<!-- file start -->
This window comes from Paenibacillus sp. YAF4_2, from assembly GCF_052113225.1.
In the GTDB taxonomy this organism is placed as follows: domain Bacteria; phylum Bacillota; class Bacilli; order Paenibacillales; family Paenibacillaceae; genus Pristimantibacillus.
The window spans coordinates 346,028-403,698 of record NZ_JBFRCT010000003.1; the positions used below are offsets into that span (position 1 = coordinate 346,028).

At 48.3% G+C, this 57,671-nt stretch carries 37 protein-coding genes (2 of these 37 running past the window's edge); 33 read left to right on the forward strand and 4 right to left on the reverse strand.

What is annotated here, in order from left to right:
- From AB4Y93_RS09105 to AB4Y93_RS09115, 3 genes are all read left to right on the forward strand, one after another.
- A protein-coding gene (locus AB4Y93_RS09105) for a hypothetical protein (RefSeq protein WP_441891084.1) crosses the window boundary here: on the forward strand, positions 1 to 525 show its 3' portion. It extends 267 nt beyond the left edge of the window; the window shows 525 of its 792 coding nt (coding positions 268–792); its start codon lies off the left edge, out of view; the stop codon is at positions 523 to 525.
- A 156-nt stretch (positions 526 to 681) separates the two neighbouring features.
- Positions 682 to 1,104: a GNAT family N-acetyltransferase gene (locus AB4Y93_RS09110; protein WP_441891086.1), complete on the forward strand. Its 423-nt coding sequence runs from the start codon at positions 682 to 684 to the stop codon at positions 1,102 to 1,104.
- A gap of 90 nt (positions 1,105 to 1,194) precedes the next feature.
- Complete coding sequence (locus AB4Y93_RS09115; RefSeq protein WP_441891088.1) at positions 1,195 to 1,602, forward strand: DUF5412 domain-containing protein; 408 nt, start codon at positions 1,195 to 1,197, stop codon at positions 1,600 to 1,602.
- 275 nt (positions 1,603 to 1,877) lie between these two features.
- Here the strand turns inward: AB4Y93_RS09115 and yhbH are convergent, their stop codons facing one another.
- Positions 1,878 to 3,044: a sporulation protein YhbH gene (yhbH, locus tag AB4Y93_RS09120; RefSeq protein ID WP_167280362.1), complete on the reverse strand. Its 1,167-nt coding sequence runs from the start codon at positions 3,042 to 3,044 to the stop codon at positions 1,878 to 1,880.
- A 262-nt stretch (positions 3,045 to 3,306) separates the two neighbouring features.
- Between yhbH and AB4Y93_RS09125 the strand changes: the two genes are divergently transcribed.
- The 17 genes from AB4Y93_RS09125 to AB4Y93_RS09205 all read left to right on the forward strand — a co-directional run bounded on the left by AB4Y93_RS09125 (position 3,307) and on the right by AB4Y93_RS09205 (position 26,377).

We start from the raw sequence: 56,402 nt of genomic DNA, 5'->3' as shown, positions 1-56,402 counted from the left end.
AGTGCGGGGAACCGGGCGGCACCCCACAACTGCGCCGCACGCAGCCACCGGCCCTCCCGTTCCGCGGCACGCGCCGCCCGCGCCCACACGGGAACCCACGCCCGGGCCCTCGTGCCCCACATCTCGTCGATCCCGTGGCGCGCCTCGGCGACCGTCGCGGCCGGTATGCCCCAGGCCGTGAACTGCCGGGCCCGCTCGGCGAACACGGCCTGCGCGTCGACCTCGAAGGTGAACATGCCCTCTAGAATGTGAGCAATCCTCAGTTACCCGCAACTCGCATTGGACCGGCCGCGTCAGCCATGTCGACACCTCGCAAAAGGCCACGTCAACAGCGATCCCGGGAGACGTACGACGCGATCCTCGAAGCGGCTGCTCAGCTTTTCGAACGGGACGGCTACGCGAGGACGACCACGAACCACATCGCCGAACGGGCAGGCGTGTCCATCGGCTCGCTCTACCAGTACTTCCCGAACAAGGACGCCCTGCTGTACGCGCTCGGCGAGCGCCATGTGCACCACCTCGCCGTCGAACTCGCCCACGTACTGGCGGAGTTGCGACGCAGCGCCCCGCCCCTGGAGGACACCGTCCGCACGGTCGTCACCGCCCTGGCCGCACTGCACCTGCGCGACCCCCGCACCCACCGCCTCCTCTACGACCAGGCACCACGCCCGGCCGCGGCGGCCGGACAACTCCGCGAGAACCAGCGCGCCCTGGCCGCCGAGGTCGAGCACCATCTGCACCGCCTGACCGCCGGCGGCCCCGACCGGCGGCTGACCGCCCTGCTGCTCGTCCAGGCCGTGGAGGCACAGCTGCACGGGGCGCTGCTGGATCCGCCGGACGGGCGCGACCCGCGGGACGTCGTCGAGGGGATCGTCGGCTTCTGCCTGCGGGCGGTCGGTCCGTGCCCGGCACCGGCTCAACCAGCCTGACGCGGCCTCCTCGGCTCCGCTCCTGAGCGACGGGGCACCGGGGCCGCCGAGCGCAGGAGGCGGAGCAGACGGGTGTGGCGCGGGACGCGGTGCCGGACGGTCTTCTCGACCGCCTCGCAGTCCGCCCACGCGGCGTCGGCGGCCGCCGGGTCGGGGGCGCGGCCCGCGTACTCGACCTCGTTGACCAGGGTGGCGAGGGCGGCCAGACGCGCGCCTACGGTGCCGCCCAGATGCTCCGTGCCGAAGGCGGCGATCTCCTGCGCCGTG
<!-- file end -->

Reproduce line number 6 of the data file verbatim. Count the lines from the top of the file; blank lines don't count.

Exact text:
- From AB4Y93_RS09105 to AB4Y93_RS09115, 3 genes are all read left to right on the forward strand, one after another.